Sunday, January 24, 2010

Sci-Fi novels: We

I stopped reading sci-fi around age 15. But I've returned to the genre recently, playing catch-up on works like Dune. I just finished We, a very early Soviet sci-fi novel (1921) written by Yevgeny Zamyatin. It's not just a brisk, zesty read, it's got artistic substance beyond most sci-fi. George Orwell cribbed a lot from We: the mechanics of his dystopia as well as a few big plot points—including the climax! Basically, We is the prototype for dystopic sci-fi: the protag awakens to his home culture's injustice, joins the revolution, and dies.

It's the 26th century. The OneState is a domed city of glass, a beautiful image subverted by its reason: to more easily spy on citizens. Free love is enforced by bureaucratic forms; people have alphanumeric IDs rather than names, like Star Wars droids. D-503, the protag, has designed the first interstellar rocket. Maybe that's why he's drafted into an anarchist cell by erotic I-330, drawn into despair by her dagger lips (it may be a lefty book, but it's not enlightened).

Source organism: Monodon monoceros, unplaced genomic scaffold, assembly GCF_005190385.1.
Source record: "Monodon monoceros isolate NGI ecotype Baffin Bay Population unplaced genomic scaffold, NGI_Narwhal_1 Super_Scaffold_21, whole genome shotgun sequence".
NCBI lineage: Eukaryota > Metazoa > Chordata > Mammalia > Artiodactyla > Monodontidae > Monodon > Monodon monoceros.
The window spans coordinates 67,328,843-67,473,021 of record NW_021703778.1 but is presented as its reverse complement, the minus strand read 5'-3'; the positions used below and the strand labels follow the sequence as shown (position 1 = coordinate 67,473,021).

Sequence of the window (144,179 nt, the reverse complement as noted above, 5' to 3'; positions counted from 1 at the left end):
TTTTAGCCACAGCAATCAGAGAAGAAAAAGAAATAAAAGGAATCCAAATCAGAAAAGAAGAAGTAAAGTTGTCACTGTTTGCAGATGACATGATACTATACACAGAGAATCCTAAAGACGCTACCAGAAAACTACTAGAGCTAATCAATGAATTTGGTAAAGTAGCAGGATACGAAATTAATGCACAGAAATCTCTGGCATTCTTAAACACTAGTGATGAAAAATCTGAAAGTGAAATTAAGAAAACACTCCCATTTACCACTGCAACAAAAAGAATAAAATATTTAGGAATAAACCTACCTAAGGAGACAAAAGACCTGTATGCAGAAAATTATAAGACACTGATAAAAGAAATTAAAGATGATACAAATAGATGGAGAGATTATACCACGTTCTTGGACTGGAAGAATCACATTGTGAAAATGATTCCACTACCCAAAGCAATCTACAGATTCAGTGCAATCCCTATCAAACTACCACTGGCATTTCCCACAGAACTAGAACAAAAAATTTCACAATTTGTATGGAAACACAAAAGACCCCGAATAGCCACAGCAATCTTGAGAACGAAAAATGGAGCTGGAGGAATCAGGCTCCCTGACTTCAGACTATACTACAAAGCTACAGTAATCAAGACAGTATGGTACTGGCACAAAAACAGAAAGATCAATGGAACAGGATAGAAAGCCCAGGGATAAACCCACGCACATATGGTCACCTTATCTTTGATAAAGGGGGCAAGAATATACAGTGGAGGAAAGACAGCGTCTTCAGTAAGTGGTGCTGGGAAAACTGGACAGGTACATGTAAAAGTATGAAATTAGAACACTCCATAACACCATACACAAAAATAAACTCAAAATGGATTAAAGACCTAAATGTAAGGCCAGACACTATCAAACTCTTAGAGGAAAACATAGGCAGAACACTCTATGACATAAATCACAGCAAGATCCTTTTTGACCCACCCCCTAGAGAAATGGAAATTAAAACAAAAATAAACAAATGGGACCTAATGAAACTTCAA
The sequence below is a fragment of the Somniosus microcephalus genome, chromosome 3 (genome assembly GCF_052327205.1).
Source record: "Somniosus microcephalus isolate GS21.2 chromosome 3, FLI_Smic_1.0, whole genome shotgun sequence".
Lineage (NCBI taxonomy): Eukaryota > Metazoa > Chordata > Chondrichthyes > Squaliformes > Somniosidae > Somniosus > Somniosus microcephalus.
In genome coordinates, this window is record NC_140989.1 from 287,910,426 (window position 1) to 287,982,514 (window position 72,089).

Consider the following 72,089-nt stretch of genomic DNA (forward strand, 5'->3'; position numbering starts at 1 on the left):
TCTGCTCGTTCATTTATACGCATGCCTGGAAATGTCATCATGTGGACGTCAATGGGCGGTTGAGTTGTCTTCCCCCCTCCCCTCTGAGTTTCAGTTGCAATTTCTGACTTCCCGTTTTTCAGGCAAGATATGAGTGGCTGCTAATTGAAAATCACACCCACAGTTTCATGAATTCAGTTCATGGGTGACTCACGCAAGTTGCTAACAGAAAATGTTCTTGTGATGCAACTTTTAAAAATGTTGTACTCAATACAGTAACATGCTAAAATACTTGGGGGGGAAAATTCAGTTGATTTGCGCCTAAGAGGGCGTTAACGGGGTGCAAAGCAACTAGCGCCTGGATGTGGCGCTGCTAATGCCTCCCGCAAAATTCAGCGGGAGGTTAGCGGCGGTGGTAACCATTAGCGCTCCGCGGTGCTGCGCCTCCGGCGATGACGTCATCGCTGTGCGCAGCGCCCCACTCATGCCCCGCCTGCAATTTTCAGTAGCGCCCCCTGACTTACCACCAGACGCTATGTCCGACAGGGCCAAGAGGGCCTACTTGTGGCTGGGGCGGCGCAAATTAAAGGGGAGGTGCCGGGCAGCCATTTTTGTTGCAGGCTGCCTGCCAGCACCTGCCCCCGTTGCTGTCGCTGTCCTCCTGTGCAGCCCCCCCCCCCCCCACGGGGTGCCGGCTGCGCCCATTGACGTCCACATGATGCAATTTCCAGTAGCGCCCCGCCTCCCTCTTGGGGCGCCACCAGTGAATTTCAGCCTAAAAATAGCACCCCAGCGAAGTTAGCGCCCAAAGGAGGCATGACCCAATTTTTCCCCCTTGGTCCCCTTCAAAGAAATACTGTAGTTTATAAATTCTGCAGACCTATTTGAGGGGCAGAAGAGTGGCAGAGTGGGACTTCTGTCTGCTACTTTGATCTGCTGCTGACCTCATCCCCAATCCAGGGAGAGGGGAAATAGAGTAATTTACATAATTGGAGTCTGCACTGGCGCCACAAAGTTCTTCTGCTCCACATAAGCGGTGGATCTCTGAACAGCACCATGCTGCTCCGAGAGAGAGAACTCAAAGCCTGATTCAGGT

And so on. Part of the novel's fun is seeing sci-fi tropes in their raw state—you can get the same primitive futurism when you watch Fritz Lang's Metropolis. But We also works as a novel, probably better than 1984. Zamyatin gives D-503 a vivid inner life: the novel's arc is D's breakdown, caught between the anarchist and the state. His insanity is electric in a Dostoyevsky-like way, oscillating between obsessive hyperclarity and fevered ravings. And that climax that Orwell lifted? Actually, both scenes are riffs on the Grand Inquisitor: the State's torturer justifies totalitarian measures by citing his love for the populace.